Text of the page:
Best tip for improving hill climbing?

Discussion in 'Cycling Training' started by newlew, Aug 17, 2013.

  1. newlew

    newlew New Member

    Joined:
    Jul 28, 2013
    Messages:
    10
    Likes Received:
    1
    I started cycling several months ago and I'm currently riding 3 to 4 time a week - 20 to 40 miles per ride averaging 16 to 17 mph. I live in the Texas hill country so climbing is part of my day. I know the easy answer to improve my hill climbs is to keep riding but what is the better training technique, to keep fighting up hills or to work on increasing my cadence? My natural rpm is around 80. I have read some info lately suggesting that if I want to improve hill climbs I need to get off the hills for awhile and work on increasing my cadence to 110+. (I assume building muscle memory). Is this good or bad advice? I've fell in with a good group of club riders recently and I feel I'm doing fine for my limited experience until we hit the hills. Then I get dropped quickly. I expected to be dropped but It opened my eyes to my biggest weakness. Thanks in advance for any help, btw you never understand why someone would spend so much money, time and energy on a bike until you actually do it once.... Man this is fun!!! Mike
     
    Tags:


  2. Felt_Rider

    Felt_Rider Active Member

    Joined:
    Oct 24, 2004
    Messages:
    3,257
    Likes Received:
    27
    For starters it sounds like you are doing pretty good based on just starting cycling a few months ago. Others that have better wisdom on training may chime in. From my perspective and reading your description being dropped on the hills has more to do with fitness than it does for cadence. Improving your fitness will help you endure those surges on the hills.

    I came off the hills for a different reason and that was to sustain effort for a longer duration. When I was riding with friends/groups on rolling hills and uploading my power data after these rides all my efforts would not count much for training endurance were just a few minutes long and sometimes not even a minute long. Once we crested the hill effort would go to zero watts coasting down the other side and then on the flat while drafting the watts were lower intensity even though the speed could be high. For me those type of group rides were not helping me improve endurance and in fact I started to get worse because I got into a trend of being too sore and fatigued from those repeated match burning efforts that I could not training for a number of days following. I was forced to change and made the hard choice to go to a style of training that some of the guys here would recommend and it involved more solo training time.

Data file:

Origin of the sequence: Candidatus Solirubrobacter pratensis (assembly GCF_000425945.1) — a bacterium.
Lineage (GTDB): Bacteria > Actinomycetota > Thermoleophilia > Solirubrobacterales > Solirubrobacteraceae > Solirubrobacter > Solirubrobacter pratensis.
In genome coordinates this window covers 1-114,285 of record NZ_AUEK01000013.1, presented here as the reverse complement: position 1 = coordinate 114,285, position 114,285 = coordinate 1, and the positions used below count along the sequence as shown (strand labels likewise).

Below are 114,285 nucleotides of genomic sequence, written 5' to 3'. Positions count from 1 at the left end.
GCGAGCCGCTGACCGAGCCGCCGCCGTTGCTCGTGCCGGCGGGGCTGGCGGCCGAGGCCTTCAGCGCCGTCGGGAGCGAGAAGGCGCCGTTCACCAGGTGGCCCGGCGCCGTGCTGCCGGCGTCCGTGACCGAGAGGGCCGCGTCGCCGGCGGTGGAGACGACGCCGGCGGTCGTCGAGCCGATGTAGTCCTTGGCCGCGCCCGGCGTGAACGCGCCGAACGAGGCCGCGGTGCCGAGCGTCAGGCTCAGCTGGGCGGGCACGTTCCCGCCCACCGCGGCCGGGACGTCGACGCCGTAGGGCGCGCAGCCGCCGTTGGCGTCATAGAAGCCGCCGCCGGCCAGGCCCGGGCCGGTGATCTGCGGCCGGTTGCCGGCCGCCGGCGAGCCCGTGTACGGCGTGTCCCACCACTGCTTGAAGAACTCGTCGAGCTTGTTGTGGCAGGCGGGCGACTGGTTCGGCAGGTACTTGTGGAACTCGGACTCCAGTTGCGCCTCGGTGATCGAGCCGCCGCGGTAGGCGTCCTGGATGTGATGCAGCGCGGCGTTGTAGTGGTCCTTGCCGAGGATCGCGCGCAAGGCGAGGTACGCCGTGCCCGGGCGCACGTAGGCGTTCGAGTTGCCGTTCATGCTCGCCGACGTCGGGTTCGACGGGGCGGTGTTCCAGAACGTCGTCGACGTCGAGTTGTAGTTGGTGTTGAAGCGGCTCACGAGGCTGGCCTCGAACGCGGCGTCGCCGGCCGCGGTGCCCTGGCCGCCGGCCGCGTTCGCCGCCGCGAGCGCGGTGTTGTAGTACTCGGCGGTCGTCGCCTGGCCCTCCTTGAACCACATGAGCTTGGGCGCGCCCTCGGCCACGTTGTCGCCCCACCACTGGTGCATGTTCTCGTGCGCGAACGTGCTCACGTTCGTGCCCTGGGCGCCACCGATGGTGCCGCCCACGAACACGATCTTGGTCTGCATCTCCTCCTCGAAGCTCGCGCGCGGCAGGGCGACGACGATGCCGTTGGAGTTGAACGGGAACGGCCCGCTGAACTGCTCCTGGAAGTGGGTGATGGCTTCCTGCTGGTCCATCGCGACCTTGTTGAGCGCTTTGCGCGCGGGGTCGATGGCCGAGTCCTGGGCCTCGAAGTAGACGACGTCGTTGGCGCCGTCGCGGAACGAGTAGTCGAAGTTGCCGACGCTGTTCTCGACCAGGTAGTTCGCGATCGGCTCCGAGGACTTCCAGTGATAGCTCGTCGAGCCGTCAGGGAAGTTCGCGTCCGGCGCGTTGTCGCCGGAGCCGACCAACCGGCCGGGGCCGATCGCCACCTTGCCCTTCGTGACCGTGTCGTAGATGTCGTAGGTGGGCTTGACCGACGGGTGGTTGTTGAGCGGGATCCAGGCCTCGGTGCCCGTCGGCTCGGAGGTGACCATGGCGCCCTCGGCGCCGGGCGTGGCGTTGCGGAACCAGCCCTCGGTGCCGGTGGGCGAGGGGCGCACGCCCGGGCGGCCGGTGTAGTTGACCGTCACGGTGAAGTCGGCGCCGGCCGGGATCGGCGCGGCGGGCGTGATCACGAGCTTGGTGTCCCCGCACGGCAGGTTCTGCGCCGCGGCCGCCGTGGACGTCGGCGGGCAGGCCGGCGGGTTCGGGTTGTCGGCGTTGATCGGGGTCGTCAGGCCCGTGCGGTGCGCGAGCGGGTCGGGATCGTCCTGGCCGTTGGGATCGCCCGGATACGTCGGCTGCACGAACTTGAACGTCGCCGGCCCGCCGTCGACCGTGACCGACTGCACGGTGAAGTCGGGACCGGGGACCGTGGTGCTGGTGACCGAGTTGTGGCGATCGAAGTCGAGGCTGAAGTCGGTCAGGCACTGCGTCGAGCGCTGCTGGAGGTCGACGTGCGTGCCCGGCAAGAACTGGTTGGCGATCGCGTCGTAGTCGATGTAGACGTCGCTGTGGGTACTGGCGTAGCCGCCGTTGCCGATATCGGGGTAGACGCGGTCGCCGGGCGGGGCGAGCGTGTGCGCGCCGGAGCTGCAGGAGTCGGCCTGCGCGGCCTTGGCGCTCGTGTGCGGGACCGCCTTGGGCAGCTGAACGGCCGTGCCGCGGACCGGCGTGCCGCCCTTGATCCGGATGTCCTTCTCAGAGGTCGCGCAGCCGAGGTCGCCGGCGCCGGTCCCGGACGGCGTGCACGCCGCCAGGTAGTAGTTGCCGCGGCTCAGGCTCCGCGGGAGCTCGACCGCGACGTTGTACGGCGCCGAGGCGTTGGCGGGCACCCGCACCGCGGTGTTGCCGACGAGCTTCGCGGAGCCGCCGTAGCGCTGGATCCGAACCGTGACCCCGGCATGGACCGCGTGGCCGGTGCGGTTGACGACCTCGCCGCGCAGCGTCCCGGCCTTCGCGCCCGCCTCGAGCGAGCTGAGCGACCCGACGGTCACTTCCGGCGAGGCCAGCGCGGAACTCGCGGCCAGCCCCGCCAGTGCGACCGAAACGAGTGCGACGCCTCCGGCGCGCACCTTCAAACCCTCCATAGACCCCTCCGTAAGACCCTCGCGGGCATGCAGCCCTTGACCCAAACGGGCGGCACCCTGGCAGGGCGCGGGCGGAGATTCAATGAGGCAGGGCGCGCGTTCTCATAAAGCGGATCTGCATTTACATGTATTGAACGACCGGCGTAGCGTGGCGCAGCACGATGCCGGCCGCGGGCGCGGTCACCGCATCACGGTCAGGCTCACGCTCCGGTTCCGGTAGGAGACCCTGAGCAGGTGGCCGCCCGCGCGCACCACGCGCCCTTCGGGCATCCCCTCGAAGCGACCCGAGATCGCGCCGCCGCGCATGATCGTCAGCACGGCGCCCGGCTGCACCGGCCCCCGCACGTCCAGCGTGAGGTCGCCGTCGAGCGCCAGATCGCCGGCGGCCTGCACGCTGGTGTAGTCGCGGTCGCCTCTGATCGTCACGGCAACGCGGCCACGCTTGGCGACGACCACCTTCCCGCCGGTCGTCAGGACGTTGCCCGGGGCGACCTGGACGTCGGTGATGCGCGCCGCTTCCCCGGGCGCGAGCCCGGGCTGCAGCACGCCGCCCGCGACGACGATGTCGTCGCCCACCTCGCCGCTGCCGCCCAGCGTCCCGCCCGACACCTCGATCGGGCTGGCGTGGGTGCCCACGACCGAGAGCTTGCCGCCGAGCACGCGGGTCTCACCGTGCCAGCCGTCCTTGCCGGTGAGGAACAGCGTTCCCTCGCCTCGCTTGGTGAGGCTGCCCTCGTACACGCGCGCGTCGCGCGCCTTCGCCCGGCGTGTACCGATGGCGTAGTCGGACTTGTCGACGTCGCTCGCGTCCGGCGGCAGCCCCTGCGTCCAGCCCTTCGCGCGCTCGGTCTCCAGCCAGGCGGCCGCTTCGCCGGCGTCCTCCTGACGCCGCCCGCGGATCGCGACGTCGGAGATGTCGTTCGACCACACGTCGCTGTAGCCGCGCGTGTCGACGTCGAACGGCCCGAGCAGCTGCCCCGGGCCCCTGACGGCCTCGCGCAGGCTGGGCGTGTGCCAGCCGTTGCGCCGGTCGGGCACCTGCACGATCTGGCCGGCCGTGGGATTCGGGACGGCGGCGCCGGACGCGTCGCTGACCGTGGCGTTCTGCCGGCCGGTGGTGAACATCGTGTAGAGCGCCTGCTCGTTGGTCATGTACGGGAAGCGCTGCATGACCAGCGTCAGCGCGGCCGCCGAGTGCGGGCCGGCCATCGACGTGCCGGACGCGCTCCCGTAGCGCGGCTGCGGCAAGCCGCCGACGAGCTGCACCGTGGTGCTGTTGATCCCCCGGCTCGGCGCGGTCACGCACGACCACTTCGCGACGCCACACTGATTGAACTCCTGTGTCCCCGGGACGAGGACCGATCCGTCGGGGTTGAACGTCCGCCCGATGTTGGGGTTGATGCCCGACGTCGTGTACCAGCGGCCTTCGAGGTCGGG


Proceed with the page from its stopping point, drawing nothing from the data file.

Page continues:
By going to flatter roads I was able to get into a certain training intensity and try more for what is called SST or Sweet Spot Training. It is in this spot where I began to see improvement or I may go out and do a flattish route for 4 to 5 hours at a lower intensity and go for greater volume for that particular day. Not all group rides are bad, but for me I was not progressing in my particular group because there is rarely moments of sustained effort, but every few weeks I will rejoin my group of friends just to keep my legs tuned to those hard short surges on the hills and to keep my bike handling skills in tune.

    I have spent the last couple of years with a focus on raising my ceiling of functional threshold (endurance/fitness) and it has worked in comparison with those same group of friends. Not only am I not getting dropped, but I am right there in the front. When there has been a break away I am now in that group. This is happening after this 2 years of focused training and while I have been doing this another aspect has been happening and that is my bodyweight continues to drop a little more at a time. With this sort of focus one can potentially get a great double bonus if handled right and that is watts/kg or the amount of fitness in conjunction with bodyweight. It is much harder for me personally to increase the watts portion so I focus primarily on that aspect and let the training reshape my body into something lighter and more endurance oriented.

    In a nutshell that would be my two cents - Sustained power output and bodyweight (watts/kg). There are other threads here that get into to the details like the first pages of the "it's killing me thread."

    By the way having a fast cadence is certainly a good thing, but my cadence is much slower than yours and I am still doing okay now days holding in the group because of better endurance. I do cadence drills, but it is not my primary focus.
     
  3. vspa

    vspa Active Member

    Joined:
    Jan 11, 2009
    Messages:
    2,203
    Likes Received:
    39
    if you ride 4 times a week, one day being your club ride, then you get 3 training rides: 1) one day use it for endurance training where you can ride for at least 2 hours in the 70% to 80% Heart Rate zone 2) another day use it for interval training, where you go close to 90% Hear Rate for short or long intervals, short being 3 to 5 minutes and long being up to 20 minutes each, (total ride between 1 and 2 hours) 3) the final training day before the club ride see how you feel and mix in endurance with higher efforts here and there p.s. in the endurance training day try to hit the upper limits, closer to 80% heart rate p.s. training with a powermeter is more accurate but it is also divided into training zones
     
Loading...
Loading...